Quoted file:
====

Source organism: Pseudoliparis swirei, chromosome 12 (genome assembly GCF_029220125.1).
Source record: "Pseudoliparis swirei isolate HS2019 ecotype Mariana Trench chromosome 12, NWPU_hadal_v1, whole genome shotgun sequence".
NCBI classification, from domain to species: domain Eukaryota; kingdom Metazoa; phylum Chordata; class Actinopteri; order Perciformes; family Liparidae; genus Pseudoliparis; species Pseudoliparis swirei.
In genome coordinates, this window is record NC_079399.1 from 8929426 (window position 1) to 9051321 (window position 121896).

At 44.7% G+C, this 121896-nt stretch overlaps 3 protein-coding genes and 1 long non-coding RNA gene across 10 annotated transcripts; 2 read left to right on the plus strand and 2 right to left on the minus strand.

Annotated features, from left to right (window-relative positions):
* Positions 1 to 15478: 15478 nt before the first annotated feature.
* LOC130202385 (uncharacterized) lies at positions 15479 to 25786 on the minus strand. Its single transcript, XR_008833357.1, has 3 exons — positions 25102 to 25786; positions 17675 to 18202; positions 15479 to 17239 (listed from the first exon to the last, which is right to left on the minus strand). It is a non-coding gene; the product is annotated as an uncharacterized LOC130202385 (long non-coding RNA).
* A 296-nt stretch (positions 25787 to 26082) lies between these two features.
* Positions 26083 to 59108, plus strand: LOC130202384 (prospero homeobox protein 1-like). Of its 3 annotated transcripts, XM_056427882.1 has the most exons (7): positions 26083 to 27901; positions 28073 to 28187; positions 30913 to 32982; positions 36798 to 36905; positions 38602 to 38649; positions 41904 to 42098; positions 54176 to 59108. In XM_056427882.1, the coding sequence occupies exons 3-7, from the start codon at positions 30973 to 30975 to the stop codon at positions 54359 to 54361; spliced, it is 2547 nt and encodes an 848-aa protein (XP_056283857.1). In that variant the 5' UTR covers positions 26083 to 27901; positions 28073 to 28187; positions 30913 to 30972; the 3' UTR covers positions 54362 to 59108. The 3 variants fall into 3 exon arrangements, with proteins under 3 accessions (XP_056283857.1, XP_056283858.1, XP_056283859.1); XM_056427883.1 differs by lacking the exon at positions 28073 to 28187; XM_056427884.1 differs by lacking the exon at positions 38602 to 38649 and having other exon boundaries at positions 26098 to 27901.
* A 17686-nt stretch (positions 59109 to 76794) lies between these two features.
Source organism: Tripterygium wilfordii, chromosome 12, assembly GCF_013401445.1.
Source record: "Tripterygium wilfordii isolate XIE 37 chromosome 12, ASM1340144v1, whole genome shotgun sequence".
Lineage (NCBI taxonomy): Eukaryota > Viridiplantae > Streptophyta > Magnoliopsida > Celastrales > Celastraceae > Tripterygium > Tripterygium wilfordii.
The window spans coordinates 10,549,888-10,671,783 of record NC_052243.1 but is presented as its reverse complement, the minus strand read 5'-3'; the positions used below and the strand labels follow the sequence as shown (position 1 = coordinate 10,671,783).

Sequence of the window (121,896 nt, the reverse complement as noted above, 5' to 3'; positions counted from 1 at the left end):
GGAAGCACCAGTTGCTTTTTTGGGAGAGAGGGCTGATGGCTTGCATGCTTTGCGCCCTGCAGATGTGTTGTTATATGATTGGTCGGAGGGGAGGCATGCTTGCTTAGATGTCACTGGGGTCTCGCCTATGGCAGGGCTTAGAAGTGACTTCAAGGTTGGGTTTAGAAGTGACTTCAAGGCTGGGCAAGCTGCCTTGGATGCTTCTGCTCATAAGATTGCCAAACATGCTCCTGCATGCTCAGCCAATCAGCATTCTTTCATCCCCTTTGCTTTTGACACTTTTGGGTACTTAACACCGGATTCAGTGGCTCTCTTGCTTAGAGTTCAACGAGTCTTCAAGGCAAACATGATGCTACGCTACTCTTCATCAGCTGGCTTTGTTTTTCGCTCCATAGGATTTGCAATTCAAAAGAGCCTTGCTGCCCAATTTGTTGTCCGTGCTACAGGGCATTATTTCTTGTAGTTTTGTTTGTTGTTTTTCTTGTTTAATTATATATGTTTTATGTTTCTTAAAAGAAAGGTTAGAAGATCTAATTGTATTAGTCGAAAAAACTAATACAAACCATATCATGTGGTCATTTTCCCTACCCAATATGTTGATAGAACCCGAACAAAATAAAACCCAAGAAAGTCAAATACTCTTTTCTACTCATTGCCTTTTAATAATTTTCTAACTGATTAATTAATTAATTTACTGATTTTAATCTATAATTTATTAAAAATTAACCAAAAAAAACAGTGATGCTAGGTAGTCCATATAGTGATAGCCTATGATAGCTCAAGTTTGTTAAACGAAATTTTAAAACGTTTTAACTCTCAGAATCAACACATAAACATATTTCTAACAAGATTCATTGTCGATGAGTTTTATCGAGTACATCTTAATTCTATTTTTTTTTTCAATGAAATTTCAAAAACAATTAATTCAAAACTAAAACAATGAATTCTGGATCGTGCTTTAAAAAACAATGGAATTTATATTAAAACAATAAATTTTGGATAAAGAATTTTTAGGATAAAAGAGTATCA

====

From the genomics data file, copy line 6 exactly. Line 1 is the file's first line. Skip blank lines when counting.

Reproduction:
Annotated features, from left to right (window-relative positions):